Justin Pugsley - Justin has over 20 years experience writing about markets, economics and finance. He has worked for a number of leading media organisations such as Agence France Presse (AFP), Dow Jones, Wall Street Journal, Thomson-Reuters, British Sky Broadcasting and McGrawHill.
Justin Pugsley
Justin has over 20 years experience writing about markets, economics and finance. He has worked for a number of leading media organisations such as Agence France Presse (AFP), Dow Jones, Wall Street Journal, Thomson-Reuters, British Sky Broadcasting and McGrawHill.
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ECB to pull out the stops on Thursday – should cap EUR’s recovery

As economies stagnate and deflation remains an ever potent threat, policy makers are increasingly running out of ideas, but with seemingly few other options, the European Central Bank is simply going to ramp up its existing stimulus efforts.

Look out for some fireworks on the EUR crosses this week. Expectations for action have been triggered by a shock plunge into deflation within the Eurozone with a -0.2% reading in February, which is woefully short of the +2.0% inflation target. This is why the ECB is expected to act.

ECB to pull out the stops on Thursday – should cap EUR’s recovery

Market chatter suggests the monthly quantitative easing programme could be stepped up by EUR 10bn-20bn on top of the existing EUR 60bn and / or extended and further reduce the deposit rate from -0.3% to -0.4%.

But there’s problem with negative interest rates. They’re crushing the margins of commercial banks. The idea is that by making them negative, banks will be forced to lend more rather than pay to have their cash held by the central bank. But in countries with negative interest rates that’s not really happening. Clearly, banks are struggling to find candidates to lend to given the higher capital requirements they have to meet and sluggish economic growth.

But negative interest rates do seem to be more effective when driving down the value of a currency, which the ECB is keen to do. However, the impact on the banking system – and some European banks are fragile at the moment – does need to be accounted for.

Therefore, they could do the following:

• Follow the Japanese lead and only apply negative interest rates on reserves above a certain threshold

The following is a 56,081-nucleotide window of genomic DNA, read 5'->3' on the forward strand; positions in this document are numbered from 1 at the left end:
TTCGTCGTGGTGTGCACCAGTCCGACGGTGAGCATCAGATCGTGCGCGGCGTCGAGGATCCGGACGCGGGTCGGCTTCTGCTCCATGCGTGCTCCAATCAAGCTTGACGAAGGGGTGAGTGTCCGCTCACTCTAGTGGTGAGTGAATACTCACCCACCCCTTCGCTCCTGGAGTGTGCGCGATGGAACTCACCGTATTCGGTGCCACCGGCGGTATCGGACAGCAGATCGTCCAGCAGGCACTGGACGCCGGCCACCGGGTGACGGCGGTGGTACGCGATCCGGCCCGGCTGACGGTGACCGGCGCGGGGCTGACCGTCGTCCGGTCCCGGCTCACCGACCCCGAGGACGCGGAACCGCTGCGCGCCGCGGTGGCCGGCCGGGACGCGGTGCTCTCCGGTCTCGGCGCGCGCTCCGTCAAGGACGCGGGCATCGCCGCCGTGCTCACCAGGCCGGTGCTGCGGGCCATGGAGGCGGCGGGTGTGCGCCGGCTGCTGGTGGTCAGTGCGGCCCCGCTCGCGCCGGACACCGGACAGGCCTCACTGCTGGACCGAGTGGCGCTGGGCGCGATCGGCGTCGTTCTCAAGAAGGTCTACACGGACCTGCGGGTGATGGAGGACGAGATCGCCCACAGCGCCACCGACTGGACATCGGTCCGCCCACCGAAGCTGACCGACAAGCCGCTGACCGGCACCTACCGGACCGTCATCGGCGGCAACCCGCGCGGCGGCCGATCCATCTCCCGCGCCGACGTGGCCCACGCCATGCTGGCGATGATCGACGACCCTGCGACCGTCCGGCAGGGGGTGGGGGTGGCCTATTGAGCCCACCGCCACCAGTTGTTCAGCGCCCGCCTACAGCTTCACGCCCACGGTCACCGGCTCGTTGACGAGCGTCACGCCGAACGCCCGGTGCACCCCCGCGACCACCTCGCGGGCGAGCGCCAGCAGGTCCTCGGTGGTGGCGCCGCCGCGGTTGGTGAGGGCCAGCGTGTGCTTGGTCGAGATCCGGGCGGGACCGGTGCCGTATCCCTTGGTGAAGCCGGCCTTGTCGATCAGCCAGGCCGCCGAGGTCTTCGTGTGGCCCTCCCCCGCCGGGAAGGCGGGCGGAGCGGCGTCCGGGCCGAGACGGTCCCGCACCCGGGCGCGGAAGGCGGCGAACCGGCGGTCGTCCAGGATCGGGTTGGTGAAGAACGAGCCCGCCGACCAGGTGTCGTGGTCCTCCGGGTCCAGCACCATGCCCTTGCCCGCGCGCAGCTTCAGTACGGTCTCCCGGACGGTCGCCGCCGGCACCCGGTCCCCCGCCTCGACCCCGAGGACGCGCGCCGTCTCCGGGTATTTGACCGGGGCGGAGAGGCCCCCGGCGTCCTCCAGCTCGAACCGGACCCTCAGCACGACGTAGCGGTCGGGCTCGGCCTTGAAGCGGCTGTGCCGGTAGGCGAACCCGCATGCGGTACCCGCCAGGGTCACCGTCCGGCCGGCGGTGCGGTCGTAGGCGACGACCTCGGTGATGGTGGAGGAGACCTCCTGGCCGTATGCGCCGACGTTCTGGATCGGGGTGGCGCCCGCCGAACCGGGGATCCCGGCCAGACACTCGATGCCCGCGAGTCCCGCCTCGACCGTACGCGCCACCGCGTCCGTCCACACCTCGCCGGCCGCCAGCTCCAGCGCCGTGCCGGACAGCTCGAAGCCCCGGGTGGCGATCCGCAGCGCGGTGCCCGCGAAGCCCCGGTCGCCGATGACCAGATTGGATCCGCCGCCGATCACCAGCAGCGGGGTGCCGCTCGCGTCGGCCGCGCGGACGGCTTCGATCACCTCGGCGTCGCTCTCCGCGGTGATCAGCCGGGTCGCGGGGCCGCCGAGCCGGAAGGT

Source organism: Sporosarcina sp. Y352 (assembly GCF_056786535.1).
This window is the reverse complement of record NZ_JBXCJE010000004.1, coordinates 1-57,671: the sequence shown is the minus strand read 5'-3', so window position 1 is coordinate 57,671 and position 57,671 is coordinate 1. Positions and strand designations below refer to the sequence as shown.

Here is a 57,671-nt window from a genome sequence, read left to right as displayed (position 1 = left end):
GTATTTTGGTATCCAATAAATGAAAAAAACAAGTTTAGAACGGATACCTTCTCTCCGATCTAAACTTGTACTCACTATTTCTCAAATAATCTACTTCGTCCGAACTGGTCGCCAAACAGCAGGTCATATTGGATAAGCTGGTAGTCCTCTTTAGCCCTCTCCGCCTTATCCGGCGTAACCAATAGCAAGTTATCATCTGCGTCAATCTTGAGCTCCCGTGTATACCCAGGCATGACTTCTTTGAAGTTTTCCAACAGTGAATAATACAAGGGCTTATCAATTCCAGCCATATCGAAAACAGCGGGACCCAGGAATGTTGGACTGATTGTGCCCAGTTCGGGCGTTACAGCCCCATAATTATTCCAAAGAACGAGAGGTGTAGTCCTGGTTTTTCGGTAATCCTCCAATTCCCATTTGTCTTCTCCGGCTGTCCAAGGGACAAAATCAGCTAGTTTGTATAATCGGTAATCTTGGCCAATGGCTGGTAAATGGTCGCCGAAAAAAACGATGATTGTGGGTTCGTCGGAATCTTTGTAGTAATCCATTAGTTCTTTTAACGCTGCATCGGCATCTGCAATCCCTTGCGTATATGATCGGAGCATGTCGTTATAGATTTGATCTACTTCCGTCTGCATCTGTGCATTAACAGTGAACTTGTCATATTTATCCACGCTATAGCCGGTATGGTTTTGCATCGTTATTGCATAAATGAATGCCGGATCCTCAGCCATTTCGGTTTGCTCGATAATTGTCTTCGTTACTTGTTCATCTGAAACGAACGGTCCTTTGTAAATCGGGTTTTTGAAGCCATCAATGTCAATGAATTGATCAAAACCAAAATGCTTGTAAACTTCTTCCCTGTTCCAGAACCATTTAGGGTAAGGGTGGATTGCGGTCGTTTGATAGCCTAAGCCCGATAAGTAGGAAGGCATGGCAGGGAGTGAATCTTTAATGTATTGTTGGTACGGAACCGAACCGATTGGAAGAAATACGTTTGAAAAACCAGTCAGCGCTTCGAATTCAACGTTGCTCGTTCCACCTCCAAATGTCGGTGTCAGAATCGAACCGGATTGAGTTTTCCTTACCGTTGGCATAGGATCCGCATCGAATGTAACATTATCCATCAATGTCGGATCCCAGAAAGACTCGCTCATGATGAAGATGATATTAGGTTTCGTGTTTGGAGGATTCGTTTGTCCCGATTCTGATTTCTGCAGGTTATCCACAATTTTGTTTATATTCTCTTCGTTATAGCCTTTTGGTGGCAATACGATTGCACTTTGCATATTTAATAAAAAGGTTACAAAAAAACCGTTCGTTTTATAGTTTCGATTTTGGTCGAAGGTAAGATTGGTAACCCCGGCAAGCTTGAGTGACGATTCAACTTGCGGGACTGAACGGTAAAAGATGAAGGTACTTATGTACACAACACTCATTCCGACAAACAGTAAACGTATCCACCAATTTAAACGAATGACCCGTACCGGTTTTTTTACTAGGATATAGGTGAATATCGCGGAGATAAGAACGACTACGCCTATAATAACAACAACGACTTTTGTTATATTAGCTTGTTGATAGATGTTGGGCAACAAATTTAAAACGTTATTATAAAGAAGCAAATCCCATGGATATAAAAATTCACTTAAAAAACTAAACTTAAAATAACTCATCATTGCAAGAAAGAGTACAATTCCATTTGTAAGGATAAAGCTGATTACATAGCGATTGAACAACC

• They may exclude some banks, such as smaller ones

• Look at other monetary instruments to spur bank lending to help offset negative rates

There may also be an issue with the QE programme. Some analysts suggest that there may not be enough bonds for the ECB to buy under their present criteria. They could of course widen the scope to get around that problem.

However, there is some tension within the ECB over how to do more stimulus – therefore there’s a risk that the announcement could underwhelm even though Mario Draghi seems determined to do whatever it takes to banish deflation from the shores of the Eurozone. If the ECB underwhelms the EUR is likely to move higher against USD.

Indeed, the next couple of weeks could be volatile. After the ECB’s Mar 10 meeting, it’s the Bank of Japan’s turn on Mar 15, followed by the US Federal Reserve’s FOMC meeting Mar 16 ending with the Bank of England on Mar 17.

Though no concrete action is expected from the BoJ, BoE and Fed, there’s always scope for surprises as they may say something to alter forward interest rate expectations for their respective currencies.

 

TECHNICAL ANALYSIS: EUR/USD vulnerable to sell-off if ECB disappoints

EUR/USD has been on something of a recovery over the last four daily trading sessions after testing lows of 1.0825 at the start of the month to then rebound to a recent high of 1.1045. Whether EUR/USD can decisively break-out of the boundaries set by that high and low now largely depends on what the ECB says at its press conference on Thursday.

The market is very much poised for the ECB to carry out more stimulus, and unless it departs dramatically from expectations, it could well reverse the recent recovery.

Support levels can be found around 1.0956, 1.0871, 1.0825 with long-term support at 1.0793. In terms of Fibonacci numbers, which could act as support are 1.0956 and 1.0859.

The biggest danger for EUR/USD is if the ECB underwhelms, which would likely propel the pair higher. It is already trading close to the seven-day high of 1.1045. Beyond that, further resistance can be clocked at 1.1107, 1.1128 and 1.1158. Fib numbers, which could act as a drag on any up-move include 1.1054 and ultimately 1.1376, which also a multi-month high.

Meanwhile, the slow stochastics generated a particularly strong buy signal on Mar 3, which could still have some scope to play out.

 

By Justin Pugsley, Markets Analyst, MahiFX

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